Once you have all the trips for your poker calendar and schedule down on ‘paper’, and your total bankroll needed (the sum of your buy ins and your estimated expenses), go back through your list and cut out lowest value events, typically the bottom 20%, or events where there is a low bang for your buck.
For example, let’s say one of the events on your list is the WPT in Amsterdam. After looking at the numbers, however you realize that it $1,500 event, but it will cost you more than that in expenses plus hotels. Therefore, that’s a low value event.
What you’re looking for are venues with a high potential to play multiple events and cash games on the side. Those are the high value events you want to laser in on.
Remember, the numbers and value aren’t everything. There’s obviously something exciting about visiting Amsterdam which can’t be quantified, so you’ll have to assess your priorities to determine whether or not a particular event should be kept on your list.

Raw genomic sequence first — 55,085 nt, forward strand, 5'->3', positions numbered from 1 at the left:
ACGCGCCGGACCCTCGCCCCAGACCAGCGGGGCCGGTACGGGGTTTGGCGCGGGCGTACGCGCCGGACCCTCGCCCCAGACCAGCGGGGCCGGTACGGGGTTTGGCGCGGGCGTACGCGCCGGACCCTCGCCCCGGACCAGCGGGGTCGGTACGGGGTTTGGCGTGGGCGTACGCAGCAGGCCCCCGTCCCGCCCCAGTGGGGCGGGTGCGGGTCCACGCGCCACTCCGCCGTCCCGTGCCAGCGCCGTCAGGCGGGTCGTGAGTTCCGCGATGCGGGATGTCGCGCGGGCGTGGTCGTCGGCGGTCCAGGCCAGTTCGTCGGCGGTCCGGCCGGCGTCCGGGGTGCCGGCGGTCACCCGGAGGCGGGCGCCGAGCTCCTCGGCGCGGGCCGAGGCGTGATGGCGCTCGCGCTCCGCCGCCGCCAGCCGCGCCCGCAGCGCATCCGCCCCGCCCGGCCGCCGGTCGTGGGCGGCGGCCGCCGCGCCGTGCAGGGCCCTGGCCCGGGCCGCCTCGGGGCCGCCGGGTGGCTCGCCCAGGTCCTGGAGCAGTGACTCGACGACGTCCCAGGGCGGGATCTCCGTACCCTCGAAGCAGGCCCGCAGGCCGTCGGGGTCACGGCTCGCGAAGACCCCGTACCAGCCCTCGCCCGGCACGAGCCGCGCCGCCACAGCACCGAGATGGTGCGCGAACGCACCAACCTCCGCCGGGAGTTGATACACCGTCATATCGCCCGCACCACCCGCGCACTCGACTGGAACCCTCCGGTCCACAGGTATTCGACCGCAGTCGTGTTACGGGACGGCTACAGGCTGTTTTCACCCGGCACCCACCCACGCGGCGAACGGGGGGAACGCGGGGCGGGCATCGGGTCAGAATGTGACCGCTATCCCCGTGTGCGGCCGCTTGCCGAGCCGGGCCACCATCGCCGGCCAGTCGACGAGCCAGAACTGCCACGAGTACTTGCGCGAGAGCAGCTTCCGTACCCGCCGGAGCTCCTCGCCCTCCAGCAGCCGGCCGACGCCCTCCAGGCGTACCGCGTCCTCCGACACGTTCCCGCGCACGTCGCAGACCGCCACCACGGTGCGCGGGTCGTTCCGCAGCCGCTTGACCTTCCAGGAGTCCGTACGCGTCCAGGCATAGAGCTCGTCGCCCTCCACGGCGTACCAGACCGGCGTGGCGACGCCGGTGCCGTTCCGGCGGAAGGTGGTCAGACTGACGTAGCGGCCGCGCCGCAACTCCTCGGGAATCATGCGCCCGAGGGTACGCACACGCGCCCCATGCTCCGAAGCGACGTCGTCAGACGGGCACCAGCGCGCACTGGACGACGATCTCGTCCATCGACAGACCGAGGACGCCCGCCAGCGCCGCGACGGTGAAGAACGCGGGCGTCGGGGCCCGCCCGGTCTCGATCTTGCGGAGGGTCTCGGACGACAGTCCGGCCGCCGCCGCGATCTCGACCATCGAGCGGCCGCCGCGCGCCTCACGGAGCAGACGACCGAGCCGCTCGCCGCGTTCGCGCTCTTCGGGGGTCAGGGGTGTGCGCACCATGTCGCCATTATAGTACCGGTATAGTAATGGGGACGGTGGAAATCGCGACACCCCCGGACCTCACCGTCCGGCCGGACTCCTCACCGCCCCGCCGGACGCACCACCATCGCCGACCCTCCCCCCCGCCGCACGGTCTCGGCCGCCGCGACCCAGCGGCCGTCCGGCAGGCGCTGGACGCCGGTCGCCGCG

Pro Tip: While I typically don’t recommend playing cash games and tournaments at the same time as it’s best to focus on one, you can arrive a few days early, grind some cash games, and then transition to tournaments for the duration of your trip.
Or do the opposite: when you’re done with tournaments, play a few cash games. Many of my clients have found that mixing in cash games is great strategy as cash games help to lower your variance, and can be used to offset some of the buy ins that you use for tournaments, or simply pay for the trip. In short, it’s the business version of having a balanced portfolio, a mixture of stocks and bonds.
Not sure what the action will be during the event? Call the casino and ask them what cash games typically run, or ran last year during the same event. Also, be sure to find out what the rake is, especially if you’re playing in Europe, as that can often be a killer.